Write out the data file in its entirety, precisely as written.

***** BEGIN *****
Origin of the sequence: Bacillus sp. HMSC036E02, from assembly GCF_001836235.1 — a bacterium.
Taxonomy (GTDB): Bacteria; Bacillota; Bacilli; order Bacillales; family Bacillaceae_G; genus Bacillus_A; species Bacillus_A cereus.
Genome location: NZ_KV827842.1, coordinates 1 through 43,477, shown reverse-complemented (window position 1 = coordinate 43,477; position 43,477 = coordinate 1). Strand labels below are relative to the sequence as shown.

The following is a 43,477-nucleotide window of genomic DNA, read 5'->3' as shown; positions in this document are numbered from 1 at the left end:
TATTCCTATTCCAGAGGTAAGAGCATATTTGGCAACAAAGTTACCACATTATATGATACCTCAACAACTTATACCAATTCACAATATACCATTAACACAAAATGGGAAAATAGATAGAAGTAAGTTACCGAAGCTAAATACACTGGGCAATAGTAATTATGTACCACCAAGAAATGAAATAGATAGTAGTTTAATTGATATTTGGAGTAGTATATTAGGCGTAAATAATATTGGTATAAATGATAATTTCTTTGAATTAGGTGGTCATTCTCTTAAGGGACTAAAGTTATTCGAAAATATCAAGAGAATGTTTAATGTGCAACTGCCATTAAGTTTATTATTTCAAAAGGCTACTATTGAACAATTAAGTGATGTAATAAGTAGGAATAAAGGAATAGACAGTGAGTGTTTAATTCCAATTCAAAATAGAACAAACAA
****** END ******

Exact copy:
Origin of the sequence: Bacillus sp. HMSC036E02, from assembly GCF_001836235.1 — a bacterium.
Taxonomy (GTDB): Bacteria; Bacillota; Bacilli; order Bacillales; family Bacillaceae_G; genus Bacillus_A; species Bacillus_A cereus.
Genome location: NZ_KV827842.1, coordinates 1 through 43,477, shown reverse-complemented (window position 1 = coordinate 43,477; position 43,477 = coordinate 1). Strand labels below are relative to the sequence as shown.

The following is a 43,477-nucleotide window of genomic DNA, read 5'->3' as shown; positions in this document are numbered from 1 at the left end:
TATTCCTATTCCAGAGGTAAGAGCATATTTGGCAACAAAGTTACCACATTATATGATACCTCAACAACTTATACCAATTCACAATATACCATTAACACAAAATGGGAAAATAGATAGAAGTAAGTTACCGAAGCTAAATACACTGGGCAATAGTAATTATGTACCACCAAGAAATGAAATAGATAGTAGTTTAATTGATATTTGGAGTAGTATATTAGGCGTAAATAATATTGGTATAAATGATAATTTCTTTGAATTAGGTGGTCATTCTCTTAAGGGACTAAAGTTATTCGAAAATATCAAGAGAATGTTTAATGTGCAACTGCCATTAAGTTTATTATTTCAAAAGGCTACTATTGAACAATTAAGTGATGTAATAAGTAGGAATAAAGGAATAGACAGTGAGTGTTTAATTCCAATTCAAAATAGAACAAACAA